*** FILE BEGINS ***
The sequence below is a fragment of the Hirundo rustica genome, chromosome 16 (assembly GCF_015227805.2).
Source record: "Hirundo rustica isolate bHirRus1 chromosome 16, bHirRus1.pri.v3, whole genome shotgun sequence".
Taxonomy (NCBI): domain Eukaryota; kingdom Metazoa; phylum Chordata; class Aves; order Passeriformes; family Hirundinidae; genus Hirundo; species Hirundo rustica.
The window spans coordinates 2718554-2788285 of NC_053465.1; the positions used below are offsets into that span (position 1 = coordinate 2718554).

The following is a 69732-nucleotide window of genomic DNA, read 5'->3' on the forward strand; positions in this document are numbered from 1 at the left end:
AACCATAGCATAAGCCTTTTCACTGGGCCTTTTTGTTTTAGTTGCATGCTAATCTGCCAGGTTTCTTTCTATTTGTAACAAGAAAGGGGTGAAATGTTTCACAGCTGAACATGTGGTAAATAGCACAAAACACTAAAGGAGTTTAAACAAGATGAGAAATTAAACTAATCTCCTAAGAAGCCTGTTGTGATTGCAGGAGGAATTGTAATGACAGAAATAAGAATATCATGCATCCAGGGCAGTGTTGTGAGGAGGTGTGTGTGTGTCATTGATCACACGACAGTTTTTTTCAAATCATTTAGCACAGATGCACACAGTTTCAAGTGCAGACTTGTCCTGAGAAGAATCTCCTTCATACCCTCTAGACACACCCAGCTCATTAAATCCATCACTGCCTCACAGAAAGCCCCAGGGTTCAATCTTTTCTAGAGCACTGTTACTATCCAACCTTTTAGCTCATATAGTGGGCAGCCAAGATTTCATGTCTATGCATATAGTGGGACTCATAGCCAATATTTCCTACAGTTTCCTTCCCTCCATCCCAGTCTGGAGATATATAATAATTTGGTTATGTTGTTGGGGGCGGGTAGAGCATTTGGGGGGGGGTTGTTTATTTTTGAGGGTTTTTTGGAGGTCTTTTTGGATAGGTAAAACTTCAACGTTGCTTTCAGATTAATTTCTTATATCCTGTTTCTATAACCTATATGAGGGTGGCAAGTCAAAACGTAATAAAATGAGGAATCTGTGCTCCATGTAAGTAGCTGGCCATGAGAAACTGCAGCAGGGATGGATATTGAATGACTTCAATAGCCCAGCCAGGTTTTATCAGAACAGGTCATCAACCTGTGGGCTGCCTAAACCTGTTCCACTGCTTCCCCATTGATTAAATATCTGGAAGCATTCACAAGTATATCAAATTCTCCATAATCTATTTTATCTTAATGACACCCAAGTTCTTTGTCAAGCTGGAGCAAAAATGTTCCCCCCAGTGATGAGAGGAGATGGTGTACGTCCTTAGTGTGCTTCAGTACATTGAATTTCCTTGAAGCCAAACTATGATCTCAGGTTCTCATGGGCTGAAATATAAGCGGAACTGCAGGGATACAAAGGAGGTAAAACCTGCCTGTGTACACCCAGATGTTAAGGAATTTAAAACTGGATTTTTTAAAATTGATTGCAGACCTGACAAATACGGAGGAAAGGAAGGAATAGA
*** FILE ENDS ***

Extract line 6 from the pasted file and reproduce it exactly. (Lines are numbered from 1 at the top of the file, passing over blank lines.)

AACCATAGCATAAGCCTTTTCACTGGGCCTTTTTGTTTTAGTTGCATGCTAATCTGCCAGGTTTCTTTCTATTTGTAACAAGAAAGGGGTGAAATGTTTCACAGCTGAACATGTGGTAAATAGCACAAAACACTAAAGGAGTTTAAACAAGATGAGAAATTAAACTAATCTCCTAAGAAGCCTGTTGTGATTGCAGGAGGAATTGTAATGACAGAAATAAGAATATCATGCATCCAGGGCAGTGTTGTGAGGAGGTGTGTGTGTGTCATTGATCACACGACAGTTTTTTTCAAATCATTTAGCACAGATGCACACAGTTTCAAGTGCAGACTTGTCCTGAGAAGAATCTCCTTCATACCCTCTAGACACACCCAGCTCATTAAATCCATCACTGCCTCACAGAAAGCCCCAGGGTTCAATCTTTTCTAGAGCACTGTTACTATCCAACCTTTTAGCTCATATAGTGGGCAGCCAAGATTTCATGTCTATGCATATAGTGGGACTCATAGCCAATATTTCCTACAGTTTCCTTCCCTCCATCCCAGTCTGGAGATATATAATAATTTGGTTATGTTGTTGGGGGCGGGTAGAGCATTTGGGGGGGGGTTGTTTATTTTTGAGGGTTTTTTGGAGGTCTTTTTGGATAGGTAAAACTTCAACGTTGCTTTCAGATTAATTTCTTATATCCTGTTTCTATAACCTATATGAGGGTGGCAAGTCAAAACGTAATAAAATGAGGAATCTGTGCTCCATGTAAGTAGCTGGCCATGAGAAACTGCAGCAGGGATGGATATTGAATGACTTCAATAGCCCAGCCAGGTTTTATCAGAACAGGTCATCAACCTGTGGGCTGCCTAAACCTGTTCCACTGCTTCCCCATTGATTAAATATCTGGAAGCATTCACAAGTATATCAAATTCTCCATAATCTATTTTATCTTAATGACACCCAAGTTCTTTGTCAAGCTGGAGCAAAAATGTTCCCCCCAGTGATGAGAGGAGATGGTGTACGTCCTTAGTGTGCTTCAGTACATTGAATTTCCTTGAAGCCAAACTATGATCTCAGGTTCTCATGGGCTGAAATATAAGCGGAACTGCAGGGATACAAAGGAGGTAAAACCTGCCTGTGTACACCCAGATGTTAAGGAATTTAAAACTGGATTTTTTAAAATTGATTGCAGACCTGACAAATACGGAGGAAAGGAAGGAATAGA